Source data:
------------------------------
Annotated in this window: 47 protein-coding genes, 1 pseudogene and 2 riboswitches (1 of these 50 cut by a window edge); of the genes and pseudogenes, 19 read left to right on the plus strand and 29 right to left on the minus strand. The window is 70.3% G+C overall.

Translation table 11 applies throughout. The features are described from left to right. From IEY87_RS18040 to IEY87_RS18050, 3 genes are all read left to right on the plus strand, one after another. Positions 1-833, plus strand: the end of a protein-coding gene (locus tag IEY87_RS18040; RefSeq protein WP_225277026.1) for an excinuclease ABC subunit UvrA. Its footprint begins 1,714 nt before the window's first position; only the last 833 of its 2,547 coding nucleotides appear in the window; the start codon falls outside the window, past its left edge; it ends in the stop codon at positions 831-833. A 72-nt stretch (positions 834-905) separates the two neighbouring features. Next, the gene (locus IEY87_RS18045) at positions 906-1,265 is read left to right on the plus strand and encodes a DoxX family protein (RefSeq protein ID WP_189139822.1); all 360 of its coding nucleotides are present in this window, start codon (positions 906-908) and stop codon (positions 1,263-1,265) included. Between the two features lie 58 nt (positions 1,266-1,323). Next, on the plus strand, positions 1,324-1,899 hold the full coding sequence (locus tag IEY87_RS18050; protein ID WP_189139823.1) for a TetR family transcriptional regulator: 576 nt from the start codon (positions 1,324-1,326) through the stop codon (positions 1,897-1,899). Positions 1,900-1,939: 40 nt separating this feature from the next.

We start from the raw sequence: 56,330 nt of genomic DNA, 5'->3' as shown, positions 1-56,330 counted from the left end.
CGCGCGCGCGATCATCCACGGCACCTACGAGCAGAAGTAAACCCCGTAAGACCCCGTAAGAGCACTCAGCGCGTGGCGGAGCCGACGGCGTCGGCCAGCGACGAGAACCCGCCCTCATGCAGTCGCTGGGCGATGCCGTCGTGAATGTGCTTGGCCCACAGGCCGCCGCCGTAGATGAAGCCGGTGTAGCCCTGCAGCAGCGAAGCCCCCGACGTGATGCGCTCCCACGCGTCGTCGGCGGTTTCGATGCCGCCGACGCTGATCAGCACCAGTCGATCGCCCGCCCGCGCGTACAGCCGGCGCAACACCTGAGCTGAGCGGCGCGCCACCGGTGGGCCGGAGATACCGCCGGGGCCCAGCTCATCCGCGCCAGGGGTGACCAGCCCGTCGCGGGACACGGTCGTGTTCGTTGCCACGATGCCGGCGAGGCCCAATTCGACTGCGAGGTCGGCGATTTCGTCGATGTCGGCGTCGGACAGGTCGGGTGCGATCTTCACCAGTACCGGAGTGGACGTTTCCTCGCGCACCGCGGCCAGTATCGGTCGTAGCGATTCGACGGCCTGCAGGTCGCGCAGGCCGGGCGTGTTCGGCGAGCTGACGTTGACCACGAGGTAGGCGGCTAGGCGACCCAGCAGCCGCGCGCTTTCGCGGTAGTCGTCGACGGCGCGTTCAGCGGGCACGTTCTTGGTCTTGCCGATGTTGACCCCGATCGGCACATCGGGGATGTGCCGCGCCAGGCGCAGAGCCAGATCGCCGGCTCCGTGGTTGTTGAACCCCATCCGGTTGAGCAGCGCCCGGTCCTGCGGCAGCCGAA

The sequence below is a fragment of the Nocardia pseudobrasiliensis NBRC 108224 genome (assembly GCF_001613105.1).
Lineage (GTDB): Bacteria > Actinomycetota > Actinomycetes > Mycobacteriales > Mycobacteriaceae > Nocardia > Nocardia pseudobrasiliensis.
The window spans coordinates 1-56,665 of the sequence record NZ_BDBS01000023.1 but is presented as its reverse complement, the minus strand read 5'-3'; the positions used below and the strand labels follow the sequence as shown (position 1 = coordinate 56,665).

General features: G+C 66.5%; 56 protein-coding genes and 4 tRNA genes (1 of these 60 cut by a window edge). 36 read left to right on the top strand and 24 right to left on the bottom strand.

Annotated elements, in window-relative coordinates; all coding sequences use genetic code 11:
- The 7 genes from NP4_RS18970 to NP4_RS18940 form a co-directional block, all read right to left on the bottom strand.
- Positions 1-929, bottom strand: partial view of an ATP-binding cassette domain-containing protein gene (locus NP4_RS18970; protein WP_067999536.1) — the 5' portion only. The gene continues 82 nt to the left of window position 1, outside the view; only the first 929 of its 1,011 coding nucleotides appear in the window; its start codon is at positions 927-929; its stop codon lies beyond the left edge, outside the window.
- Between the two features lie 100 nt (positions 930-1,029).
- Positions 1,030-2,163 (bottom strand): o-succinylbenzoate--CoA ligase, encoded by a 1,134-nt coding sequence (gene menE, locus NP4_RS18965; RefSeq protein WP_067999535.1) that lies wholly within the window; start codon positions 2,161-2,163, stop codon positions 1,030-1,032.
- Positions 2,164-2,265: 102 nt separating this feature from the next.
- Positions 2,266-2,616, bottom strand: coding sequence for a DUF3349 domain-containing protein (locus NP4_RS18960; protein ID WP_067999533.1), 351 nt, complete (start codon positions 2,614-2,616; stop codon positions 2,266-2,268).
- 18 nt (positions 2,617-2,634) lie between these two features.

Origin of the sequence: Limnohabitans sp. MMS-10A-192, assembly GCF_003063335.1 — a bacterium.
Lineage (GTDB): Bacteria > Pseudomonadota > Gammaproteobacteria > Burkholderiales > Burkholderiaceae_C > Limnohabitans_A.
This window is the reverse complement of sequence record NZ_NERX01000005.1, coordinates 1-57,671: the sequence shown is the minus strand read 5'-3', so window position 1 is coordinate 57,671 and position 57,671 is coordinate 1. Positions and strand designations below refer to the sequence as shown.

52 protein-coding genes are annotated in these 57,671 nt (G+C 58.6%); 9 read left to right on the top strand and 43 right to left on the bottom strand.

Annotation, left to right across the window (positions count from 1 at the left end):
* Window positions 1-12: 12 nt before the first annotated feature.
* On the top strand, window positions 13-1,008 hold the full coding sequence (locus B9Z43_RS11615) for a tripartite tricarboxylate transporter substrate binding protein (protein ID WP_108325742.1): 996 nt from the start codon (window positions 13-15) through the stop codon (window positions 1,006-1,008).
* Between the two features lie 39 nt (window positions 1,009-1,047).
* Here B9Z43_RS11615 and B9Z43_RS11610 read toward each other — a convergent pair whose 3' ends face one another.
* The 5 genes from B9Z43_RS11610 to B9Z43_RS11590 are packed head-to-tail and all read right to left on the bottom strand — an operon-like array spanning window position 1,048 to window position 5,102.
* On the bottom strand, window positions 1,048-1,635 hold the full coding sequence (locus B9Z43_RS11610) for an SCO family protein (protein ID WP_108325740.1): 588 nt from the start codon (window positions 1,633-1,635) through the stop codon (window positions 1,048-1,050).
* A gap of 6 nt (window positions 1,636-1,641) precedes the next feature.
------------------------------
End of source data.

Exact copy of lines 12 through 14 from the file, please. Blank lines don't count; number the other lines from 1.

- Between the two features lie 100 nt (positions 930-1,029).
- Positions 1,030-2,163 (bottom strand): o-succinylbenzoate--CoA ligase, encoded by a 1,134-nt coding sequence (gene menE, locus NP4_RS18965; RefSeq protein WP_067999535.1) that lies wholly within the window; start codon positions 2,161-2,163, stop codon positions 1,030-1,032.
- Positions 2,164-2,265: 102 nt separating this feature from the next.